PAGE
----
Huda Al-Marashi writes: My Iraqi immigrant grandfather used to have a small novelty shop where he sold hair accessories, lipstick-shaped erasers and noisy, battery-operated toys. He soon learned enough English phrases to complete a business transaction. All other communication he handled with gestures and the warmest smile.
During his many hospital stays in the last years of his life, his nurses would always tell me he was their favorite patient. They’d pat his hand and say he was just the sweetest. They understood this about a man who said no more to them than “How are you” and “Thank you.”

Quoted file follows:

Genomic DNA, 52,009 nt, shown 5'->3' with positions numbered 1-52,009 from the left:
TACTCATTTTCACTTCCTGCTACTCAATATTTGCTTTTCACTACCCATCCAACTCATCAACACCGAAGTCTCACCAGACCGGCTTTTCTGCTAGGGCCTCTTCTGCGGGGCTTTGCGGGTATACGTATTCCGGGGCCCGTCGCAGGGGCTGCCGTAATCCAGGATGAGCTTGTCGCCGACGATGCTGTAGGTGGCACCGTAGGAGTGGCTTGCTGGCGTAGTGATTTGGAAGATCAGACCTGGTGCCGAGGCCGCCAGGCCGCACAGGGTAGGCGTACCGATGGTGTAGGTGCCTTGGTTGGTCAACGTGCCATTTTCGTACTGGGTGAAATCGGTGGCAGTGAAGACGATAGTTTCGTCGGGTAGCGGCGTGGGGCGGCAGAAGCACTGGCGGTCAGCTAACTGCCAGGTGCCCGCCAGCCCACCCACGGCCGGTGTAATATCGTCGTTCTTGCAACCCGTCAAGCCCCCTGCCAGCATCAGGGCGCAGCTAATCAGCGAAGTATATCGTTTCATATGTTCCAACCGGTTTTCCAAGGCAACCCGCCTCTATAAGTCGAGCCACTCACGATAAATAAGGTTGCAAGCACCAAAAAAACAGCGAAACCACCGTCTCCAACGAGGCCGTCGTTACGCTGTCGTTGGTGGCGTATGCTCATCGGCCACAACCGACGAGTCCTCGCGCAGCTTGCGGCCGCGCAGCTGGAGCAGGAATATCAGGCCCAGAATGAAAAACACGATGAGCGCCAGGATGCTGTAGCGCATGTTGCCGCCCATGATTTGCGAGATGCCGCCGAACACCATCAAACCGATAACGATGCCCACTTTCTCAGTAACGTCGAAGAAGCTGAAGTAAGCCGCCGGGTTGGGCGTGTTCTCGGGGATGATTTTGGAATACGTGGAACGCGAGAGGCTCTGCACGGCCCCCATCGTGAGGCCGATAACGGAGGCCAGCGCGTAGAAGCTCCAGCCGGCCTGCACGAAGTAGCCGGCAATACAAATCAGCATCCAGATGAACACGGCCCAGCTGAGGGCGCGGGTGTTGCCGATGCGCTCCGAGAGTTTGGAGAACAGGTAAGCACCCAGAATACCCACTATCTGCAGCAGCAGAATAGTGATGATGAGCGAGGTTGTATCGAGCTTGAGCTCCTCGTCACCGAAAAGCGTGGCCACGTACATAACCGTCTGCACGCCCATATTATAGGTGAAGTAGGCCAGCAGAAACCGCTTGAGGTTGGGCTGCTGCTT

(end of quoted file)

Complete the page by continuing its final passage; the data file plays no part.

Last week, Sean Hannity posed a question to Donald Trump about how to vet the hearts of Muslims coming to the United States. Trump replied: “Assimilation has been very hard. It’s almost, I won’t say nonexistent, but it gets to be pretty close. And I’m talking about second and third generation — for some reason there’s no real assimilation.” (Maybe this explains Trump’s support for profiling Muslim, which, on Sunday, he called “common sense.”)
Assimilation is a contentious concept among those who study immigration. (How does one measure assimilation, especially when most of the qualities associated with being assimilated have more to do with assuming aspects of Anglo-Saxon culture than with actual social integration?) Sociological considerations aside, the suggestion that Muslims in the United States have not assimilated is simply not correct. [Continue reading…]